At most banks, IT systems still record the customer as being 'allocated' or 'attached' to a branch. This is most likely the branch you first visited to sign up for your account. If you've moved to another city or location and visited a new branch to ask for your account to be moved over to that branch, it has changed. But at most banks, you are 'owned' by a single branch as a business unit.

Thus, when a personal loan is applied for online, or you deposit money in a fixed income account, many banks record this as a 'sale' for the branch you are attached to regardless of which channel it came through.

2. The final compliance step is in-branch

On many occasions you can't actually complete the application for certain products online. There are various reasons for this. For a mortgage product, for example, a bank might want to cite documents associated with the land purchase. For investment products that carry risk, you need to sign a document to show the regulator that you weren't coerced into making an investment and that you understand the risk. So while 90% of the leads today for new mortgage products might come through the internet or call center, the final sale is still recorded against a branch because that is where you did the last piece of the compliance process.

3. Most banks are awful at selling online

Despite the increasing adoption rates, the increased usage of the internet channel by customers, the flagging branch usage, and the increasing revenue through online channels, most banks still consider the internet as an alternative to the branch or as a cost-reduction strategy for transactional banking. The branch is seen as the premier sales channel for customers -- and it is. But it just isn't the only channel for sales.

Conclusions

If banks honestly supported the internet as a sales channel, measured existing sales with better granularity as to where the revenue actually came from and used customer behavior as a leading indicator of where the money should be spent, our online and mobile banking experience would be far better than it is. For now, most bankers are still perpetuating a system that rewards physical distribution networks over direct channels because they are out of step with customers. With social media continuing to exert pressure, very soon the branch will play a minor role in the actual sale.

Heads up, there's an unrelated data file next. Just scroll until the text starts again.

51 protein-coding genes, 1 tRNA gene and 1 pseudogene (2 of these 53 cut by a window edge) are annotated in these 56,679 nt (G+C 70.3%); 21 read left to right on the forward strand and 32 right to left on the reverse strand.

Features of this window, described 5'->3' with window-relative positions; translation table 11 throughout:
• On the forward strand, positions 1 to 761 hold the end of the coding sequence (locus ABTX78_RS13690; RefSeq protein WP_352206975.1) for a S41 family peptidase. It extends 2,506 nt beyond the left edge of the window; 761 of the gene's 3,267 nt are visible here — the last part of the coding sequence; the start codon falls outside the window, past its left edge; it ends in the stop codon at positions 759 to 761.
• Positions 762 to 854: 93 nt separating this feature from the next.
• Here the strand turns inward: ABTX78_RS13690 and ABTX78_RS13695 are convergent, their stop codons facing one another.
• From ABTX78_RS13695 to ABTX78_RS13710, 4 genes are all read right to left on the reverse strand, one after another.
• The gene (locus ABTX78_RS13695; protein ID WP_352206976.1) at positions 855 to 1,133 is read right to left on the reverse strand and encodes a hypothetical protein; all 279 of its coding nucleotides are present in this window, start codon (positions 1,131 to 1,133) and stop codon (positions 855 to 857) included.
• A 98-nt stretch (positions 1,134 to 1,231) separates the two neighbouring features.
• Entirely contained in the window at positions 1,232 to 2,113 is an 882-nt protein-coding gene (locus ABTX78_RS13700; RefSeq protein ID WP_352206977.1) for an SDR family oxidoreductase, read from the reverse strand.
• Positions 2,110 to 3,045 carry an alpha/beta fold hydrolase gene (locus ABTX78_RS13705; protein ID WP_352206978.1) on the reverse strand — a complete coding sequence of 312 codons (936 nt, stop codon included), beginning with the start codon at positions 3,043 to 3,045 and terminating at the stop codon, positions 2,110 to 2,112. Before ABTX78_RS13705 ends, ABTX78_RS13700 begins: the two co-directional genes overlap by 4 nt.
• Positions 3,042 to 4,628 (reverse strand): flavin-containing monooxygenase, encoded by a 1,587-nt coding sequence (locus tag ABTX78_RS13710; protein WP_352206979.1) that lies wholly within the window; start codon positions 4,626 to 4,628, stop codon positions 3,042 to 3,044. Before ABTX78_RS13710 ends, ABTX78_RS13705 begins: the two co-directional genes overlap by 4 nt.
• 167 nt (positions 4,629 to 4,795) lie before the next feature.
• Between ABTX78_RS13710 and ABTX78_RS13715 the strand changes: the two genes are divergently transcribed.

Today, the branch is an alternative choice for the majority of customers. The branch, while retaining a role as a premier sales engagement channel, is still day-to-day a secondary choice. With the rapid rate of mobile banking adoption we can expect the role of the branch to be further diminished as part of customer's day-to-day banking needs.

So what happens next? When we get an accurate picture of sources of revenue, many branches will no longer be viable from a business case perspective. At the very least, they will have to change form and function. As banks realize that behavioral shift can not be arrested and real revenue is suffering due to lack of support, we will start to see a land grab for better positioning of product online, through mobile, other direct channels, utilizing social media, third-parties and partners. This means straight-through-processing, automated credit risk assessments and better offer management through electronic channels will become absolutely critical. The organization structure needs to change too; the branch can't dominate strategy, products must be manufactured for all channels, and compliance needs to find better ways of enabling digital engagement.